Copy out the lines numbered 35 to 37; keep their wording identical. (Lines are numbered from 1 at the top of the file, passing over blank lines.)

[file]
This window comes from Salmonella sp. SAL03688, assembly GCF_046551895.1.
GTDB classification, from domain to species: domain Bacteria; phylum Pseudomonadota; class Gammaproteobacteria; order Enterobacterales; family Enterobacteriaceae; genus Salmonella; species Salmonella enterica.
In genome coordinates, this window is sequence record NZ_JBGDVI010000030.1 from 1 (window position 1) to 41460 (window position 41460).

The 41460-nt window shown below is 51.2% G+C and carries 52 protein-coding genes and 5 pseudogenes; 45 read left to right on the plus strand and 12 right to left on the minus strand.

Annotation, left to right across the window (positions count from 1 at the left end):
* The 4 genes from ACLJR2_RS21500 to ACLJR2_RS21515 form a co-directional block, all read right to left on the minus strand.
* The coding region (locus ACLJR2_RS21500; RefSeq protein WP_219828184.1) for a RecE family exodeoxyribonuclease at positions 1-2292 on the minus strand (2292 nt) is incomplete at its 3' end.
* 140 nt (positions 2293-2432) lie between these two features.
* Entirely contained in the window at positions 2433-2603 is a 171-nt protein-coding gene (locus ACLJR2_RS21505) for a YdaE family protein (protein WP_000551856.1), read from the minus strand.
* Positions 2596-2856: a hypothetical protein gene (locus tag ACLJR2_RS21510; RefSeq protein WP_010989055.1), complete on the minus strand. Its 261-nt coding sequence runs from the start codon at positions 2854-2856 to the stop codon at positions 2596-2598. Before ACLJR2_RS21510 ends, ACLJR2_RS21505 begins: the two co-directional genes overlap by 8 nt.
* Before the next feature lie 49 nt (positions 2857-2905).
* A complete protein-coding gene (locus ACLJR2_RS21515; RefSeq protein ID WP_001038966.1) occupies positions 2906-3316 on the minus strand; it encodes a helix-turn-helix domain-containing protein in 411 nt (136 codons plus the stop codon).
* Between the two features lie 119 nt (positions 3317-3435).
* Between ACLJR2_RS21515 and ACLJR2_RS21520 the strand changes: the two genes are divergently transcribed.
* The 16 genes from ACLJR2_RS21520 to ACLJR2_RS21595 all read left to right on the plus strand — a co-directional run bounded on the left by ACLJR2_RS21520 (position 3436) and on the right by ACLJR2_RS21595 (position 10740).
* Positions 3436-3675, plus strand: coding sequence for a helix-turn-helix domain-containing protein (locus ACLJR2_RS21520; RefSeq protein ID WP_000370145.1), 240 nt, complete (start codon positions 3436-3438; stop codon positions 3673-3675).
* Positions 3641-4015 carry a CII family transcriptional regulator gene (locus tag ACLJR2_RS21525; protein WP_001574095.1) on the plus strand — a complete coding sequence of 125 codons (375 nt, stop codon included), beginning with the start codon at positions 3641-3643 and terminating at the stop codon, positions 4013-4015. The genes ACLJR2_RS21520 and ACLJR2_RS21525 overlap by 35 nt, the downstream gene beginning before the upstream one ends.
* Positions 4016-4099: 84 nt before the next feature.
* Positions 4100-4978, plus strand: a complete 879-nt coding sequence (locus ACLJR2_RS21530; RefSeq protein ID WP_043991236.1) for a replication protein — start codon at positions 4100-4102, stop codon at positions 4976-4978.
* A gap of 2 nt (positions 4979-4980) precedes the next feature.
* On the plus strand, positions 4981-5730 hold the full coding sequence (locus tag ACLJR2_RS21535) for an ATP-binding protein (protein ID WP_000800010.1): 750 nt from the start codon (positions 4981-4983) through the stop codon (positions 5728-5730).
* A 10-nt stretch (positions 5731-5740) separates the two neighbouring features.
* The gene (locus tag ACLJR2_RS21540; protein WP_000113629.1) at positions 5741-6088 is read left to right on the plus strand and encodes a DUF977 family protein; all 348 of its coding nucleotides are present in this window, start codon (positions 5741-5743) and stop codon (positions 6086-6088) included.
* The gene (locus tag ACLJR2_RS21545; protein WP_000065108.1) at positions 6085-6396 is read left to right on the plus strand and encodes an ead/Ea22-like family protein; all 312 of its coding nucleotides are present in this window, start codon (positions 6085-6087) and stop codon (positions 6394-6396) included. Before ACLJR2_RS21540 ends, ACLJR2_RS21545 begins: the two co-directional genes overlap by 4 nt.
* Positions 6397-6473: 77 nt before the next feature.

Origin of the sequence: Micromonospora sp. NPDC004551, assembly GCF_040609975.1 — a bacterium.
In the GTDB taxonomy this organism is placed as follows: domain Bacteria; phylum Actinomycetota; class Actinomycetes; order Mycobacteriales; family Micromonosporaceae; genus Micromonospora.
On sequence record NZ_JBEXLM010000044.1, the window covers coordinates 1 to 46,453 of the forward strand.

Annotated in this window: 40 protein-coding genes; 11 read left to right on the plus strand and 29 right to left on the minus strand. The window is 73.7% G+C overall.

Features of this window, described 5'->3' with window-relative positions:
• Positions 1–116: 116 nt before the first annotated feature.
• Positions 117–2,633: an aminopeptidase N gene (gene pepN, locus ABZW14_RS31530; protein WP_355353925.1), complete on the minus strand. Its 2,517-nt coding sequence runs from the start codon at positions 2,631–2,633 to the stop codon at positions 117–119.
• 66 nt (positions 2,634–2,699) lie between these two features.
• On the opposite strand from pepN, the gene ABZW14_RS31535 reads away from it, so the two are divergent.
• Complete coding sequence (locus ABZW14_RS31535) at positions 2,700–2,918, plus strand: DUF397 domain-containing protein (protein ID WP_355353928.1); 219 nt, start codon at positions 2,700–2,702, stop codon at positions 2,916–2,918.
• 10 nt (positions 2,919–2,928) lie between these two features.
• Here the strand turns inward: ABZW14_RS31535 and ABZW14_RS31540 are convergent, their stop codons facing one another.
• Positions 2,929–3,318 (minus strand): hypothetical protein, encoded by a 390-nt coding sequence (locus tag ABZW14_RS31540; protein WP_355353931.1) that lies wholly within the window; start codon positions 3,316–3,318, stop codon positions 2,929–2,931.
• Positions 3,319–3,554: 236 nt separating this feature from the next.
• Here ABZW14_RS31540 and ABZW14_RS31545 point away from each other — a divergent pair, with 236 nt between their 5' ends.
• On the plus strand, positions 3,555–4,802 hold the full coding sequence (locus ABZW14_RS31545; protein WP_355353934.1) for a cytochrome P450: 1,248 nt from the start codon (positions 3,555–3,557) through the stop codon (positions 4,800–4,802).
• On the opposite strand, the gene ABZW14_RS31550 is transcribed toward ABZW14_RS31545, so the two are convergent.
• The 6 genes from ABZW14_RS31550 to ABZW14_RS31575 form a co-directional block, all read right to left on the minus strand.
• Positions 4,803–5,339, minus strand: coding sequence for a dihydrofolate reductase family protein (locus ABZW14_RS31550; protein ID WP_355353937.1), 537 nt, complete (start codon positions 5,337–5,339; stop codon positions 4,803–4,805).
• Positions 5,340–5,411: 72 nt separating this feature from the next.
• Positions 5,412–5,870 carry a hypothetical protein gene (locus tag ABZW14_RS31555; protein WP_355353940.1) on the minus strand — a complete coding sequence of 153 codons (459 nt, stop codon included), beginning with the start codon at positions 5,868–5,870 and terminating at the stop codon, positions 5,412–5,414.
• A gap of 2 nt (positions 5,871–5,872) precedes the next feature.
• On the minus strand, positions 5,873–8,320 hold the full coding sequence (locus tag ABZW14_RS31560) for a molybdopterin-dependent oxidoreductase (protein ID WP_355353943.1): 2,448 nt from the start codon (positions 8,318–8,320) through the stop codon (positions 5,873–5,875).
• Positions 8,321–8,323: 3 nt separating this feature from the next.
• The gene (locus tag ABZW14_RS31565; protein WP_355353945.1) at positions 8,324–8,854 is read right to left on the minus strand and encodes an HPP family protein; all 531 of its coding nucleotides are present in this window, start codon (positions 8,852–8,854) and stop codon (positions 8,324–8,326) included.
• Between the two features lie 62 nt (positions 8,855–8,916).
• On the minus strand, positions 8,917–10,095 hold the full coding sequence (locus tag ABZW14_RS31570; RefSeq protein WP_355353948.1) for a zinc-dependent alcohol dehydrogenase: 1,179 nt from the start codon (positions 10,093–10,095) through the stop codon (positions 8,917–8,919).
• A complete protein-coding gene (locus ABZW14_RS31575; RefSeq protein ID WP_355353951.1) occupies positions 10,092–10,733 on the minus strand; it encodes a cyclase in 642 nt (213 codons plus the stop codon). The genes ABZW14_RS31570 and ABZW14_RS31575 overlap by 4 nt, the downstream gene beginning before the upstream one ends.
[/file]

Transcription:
• Complete coding sequence (locus ABZW14_RS31535) at positions 2,700–2,918, plus strand: DUF397 domain-containing protein (protein ID WP_355353928.1); 219 nt, start codon at positions 2,700–2,702, stop codon at positions 2,916–2,918.
• 10 nt (positions 2,919–2,928) lie between these two features.
• Here the strand turns inward: ABZW14_RS31535 and ABZW14_RS31540 are convergent, their stop codons facing one another.